Sometimes I talk with people who want healing and help from the Lord but are hesitant to “dig up the past” or who have counselors who don’t want them to “dig up the past.” For a while now, maybe over a year, I’ve been mulling over that pejorative expression.
“Digging up the past” to me conjures a picture of going to a graveyard to dig up the bones or even the rotting corpse of something that needed to be left underground to decompose the way it’s supposed to. A perverted and possibly very harmful activity.
This was my own mindset for many years. Years ago when someone who was struggling wanted me to mentor her, I remember thinking, “We won’t go back to childhood stuff. That’s just psychobabble.”
Jay Adams, founder of nouthetic counseling, now known as “Biblical counseling,” would agree. In a blog post in which he blames Freud with introducing the concept of “digging up the past” in order to find the source of people’s problems, Adams asserts that it isn’t Biblical or even possible to do so. He says it is “unnecessary, unproductive, and harmful.” (Like digging up a decomposed body.)
The only two times a nouthetic (“Biblical”) counselor should “deal with” the past, Adams says, is when the past is in the present. I would agree, but the way Adams sees it and the way I now perceive it are different. He says the past has become the present when . . .
(1) the counselee needs to repent of a sin he committed in the past, or
(2) if something happened to the counselee in the past, such as abuse, that he didn’t leave in the past so that it is now governing his present. Then the nouthetic (“Biblical”) counselor needs to help him put it back in the past where it belongs. Nouthetic (“Biblical”) counselors, he says, “encourage counselees to look to the past only to remember God’s goodness to them in past times.”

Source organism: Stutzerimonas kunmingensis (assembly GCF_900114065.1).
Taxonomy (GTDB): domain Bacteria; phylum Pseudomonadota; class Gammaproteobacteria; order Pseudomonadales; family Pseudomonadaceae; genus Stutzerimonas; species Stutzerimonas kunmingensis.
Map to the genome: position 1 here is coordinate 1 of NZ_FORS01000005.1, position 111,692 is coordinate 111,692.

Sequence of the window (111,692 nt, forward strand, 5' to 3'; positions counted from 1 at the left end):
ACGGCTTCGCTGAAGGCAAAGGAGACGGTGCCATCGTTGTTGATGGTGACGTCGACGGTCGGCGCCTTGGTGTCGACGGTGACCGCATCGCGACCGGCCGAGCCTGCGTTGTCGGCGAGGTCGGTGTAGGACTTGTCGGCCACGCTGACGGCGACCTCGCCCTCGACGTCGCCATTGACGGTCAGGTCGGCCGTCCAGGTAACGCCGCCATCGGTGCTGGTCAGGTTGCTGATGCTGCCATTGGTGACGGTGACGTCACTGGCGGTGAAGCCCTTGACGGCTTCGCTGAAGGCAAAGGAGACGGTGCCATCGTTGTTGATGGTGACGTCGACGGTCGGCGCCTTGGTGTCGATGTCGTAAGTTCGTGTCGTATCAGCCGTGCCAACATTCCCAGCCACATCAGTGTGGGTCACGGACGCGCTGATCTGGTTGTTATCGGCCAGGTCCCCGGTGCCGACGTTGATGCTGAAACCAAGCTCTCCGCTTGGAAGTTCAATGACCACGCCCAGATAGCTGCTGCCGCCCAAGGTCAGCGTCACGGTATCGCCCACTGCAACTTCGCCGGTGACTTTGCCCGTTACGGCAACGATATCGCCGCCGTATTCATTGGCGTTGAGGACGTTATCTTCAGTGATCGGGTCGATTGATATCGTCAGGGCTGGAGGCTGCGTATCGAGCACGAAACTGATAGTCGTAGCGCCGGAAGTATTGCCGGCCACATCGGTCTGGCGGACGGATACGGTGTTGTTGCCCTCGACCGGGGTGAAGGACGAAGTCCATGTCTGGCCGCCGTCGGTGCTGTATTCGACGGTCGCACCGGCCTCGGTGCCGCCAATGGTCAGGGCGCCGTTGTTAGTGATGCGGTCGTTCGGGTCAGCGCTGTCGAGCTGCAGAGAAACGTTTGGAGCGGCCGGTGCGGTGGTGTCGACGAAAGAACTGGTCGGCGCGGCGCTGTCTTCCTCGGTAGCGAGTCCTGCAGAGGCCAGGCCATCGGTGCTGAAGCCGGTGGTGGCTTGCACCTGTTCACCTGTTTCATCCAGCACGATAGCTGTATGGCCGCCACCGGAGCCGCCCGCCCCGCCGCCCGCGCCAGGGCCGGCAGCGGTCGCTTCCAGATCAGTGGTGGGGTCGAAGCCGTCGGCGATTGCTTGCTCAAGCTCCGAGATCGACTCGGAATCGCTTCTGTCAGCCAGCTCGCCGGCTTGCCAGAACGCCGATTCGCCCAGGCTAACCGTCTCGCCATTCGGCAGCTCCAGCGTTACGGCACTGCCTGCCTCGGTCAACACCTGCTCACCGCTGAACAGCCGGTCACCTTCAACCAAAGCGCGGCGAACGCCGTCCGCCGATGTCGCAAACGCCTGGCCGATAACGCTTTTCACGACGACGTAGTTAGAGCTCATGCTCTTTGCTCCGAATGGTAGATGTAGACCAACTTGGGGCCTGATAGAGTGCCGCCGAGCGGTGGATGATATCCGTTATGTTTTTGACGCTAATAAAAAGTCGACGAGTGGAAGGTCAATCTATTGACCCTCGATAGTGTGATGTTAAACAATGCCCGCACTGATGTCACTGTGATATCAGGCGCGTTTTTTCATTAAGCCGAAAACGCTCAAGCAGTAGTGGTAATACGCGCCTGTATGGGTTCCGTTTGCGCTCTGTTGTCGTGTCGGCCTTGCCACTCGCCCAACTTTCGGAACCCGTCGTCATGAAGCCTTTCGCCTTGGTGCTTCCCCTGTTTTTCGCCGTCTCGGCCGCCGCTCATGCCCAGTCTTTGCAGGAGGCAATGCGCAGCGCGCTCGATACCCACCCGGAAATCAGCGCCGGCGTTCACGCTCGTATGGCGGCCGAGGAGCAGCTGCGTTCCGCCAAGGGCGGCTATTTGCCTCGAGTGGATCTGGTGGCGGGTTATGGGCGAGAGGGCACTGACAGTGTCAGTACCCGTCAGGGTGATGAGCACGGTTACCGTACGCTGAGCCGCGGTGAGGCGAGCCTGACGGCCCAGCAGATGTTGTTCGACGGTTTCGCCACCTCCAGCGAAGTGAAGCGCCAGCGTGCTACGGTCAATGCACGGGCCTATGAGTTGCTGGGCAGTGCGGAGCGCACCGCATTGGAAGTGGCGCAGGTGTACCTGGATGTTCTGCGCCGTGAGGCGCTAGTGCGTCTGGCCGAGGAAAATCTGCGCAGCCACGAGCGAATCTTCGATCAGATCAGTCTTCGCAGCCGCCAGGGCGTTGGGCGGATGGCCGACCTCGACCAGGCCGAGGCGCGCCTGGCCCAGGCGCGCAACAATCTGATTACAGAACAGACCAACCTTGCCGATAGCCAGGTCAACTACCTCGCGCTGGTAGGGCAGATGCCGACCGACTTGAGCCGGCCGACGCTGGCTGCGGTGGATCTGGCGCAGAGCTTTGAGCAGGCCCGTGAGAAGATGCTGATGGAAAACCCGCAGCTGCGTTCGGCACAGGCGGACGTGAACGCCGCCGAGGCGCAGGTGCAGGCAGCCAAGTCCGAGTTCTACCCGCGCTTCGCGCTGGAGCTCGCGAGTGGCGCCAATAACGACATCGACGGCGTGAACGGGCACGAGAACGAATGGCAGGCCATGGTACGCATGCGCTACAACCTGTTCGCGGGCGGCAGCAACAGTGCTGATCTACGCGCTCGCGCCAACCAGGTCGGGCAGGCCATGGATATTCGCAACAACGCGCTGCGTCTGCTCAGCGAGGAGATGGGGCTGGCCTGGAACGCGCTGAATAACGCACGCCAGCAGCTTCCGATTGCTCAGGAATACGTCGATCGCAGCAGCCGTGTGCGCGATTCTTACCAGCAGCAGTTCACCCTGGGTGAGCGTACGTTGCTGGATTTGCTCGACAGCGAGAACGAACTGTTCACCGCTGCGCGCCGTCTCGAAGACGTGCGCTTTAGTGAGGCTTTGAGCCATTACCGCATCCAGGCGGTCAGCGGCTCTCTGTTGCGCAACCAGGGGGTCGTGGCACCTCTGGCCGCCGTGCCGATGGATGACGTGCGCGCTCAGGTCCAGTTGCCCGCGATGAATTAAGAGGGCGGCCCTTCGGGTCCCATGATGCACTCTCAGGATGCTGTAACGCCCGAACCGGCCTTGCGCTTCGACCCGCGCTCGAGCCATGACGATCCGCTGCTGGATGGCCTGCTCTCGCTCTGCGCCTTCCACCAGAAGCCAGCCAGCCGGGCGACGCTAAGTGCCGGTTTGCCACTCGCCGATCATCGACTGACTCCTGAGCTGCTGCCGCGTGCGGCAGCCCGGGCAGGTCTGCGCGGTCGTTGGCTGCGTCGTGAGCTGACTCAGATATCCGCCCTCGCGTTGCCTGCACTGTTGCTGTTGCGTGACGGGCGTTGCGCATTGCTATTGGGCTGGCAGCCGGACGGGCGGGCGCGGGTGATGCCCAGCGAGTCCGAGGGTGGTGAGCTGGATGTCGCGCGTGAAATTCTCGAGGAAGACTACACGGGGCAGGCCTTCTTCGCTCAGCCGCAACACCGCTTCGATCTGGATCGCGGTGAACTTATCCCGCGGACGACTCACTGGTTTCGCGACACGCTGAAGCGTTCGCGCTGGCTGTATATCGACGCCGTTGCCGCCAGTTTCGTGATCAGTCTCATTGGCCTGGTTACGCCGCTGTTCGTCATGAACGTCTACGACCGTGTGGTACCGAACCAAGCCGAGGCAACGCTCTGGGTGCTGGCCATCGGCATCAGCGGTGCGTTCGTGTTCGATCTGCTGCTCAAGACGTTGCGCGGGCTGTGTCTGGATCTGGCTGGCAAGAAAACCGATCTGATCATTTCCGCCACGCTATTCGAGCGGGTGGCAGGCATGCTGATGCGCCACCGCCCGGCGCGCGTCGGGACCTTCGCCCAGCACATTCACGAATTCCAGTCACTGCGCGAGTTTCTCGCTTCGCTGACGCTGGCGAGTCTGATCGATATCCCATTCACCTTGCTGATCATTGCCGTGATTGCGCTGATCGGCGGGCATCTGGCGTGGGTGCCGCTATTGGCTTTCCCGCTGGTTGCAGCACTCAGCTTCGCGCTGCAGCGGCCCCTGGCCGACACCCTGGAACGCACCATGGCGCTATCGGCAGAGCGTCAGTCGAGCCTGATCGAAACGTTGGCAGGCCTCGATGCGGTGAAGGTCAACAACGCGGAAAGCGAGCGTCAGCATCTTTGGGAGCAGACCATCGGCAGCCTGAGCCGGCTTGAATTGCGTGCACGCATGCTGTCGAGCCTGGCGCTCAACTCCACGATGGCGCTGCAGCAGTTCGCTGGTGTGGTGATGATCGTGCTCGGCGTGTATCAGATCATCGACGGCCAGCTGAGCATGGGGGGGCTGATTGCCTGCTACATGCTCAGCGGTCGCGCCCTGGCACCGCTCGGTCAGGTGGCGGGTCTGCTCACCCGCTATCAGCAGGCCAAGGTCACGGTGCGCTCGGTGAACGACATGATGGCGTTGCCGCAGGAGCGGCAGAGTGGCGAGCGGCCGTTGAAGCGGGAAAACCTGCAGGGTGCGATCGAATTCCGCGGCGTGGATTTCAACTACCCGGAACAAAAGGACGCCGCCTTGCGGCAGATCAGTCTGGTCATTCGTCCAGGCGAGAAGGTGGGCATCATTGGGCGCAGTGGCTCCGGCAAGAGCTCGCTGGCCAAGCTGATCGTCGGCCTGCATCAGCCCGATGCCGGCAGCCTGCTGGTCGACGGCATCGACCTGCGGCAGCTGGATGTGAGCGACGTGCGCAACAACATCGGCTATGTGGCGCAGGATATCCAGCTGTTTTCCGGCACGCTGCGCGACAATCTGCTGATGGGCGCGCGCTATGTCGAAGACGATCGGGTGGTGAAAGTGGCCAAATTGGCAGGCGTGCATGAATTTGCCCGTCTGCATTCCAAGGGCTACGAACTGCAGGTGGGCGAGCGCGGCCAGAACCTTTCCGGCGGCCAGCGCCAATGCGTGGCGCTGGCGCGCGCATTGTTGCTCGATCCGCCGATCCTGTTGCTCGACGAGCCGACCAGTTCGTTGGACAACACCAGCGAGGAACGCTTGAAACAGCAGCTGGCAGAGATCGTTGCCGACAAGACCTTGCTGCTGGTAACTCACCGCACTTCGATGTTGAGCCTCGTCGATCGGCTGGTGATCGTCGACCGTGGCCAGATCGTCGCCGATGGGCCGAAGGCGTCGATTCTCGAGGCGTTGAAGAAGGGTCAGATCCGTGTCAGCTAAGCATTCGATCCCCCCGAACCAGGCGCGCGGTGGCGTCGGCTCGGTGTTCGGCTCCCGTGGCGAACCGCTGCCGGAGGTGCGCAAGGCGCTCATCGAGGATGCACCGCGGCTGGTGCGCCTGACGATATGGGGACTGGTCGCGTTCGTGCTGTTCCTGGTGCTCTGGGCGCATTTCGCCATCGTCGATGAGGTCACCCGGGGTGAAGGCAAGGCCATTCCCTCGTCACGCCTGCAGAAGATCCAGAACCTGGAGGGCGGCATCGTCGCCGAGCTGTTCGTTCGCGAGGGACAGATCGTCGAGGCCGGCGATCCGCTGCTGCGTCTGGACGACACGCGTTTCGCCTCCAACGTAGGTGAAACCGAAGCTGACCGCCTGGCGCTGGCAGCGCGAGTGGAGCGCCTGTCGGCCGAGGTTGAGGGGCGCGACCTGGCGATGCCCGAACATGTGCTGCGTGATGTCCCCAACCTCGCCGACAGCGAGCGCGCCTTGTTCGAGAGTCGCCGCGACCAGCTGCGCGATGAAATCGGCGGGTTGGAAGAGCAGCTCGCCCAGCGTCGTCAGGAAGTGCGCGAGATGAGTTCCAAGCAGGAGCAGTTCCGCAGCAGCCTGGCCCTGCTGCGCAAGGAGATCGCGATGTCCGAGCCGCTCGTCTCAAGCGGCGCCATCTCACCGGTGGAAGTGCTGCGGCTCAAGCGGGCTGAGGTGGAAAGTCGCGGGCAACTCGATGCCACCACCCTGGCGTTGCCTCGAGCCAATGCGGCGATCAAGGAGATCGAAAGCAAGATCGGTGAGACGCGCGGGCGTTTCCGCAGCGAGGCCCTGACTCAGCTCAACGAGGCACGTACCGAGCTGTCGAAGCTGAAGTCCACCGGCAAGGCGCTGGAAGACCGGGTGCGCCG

Only to repent of sin or to be rebuked for not “leaving” it in the past. What a handy tool this can be for abusers. Their victims, according to nouthetic (“Biblical”) counseling, cannot bring up the past. If they do, they are in the wrong.
Don’t dig up the past, they say, when it comes to a promise someone has made to change. Matt Chandler, pastor of The Village Church and member of the Gospel Coalition, advised married couples never to “dig up the past” to each other (link). Effectively this will mean that husbands and wives should never mention the past to each other. In the lives of many people who have spoken with me, this teaching has proven more than problematic, as an abusive or adulterous spouse begins to repeat old patterns, but the victimized one is not allowed to show that this behavior indicates a lack of repentance from the past abuses/adulteries. As one counselor told a friend, “He may have abused you in the past, but we need to see how you can move on from here.” The abused wife might say, “But this is just like the pattern you promised me you would never repeat again . . .” and the husband can say, “There you go, digging up the past again.”
Don’t dig up the past, they say, when it comes to addressing extreme harm someone has done. I know from personal experience talking with sexual abuse survivors who have been counseled with nouthetic counseling, especially those from the fundamentalist world of Bob Jones University, that the way nouthetic counselors help their counselees leave the past behind and put the past in the past is to
(1) urge them to forgive and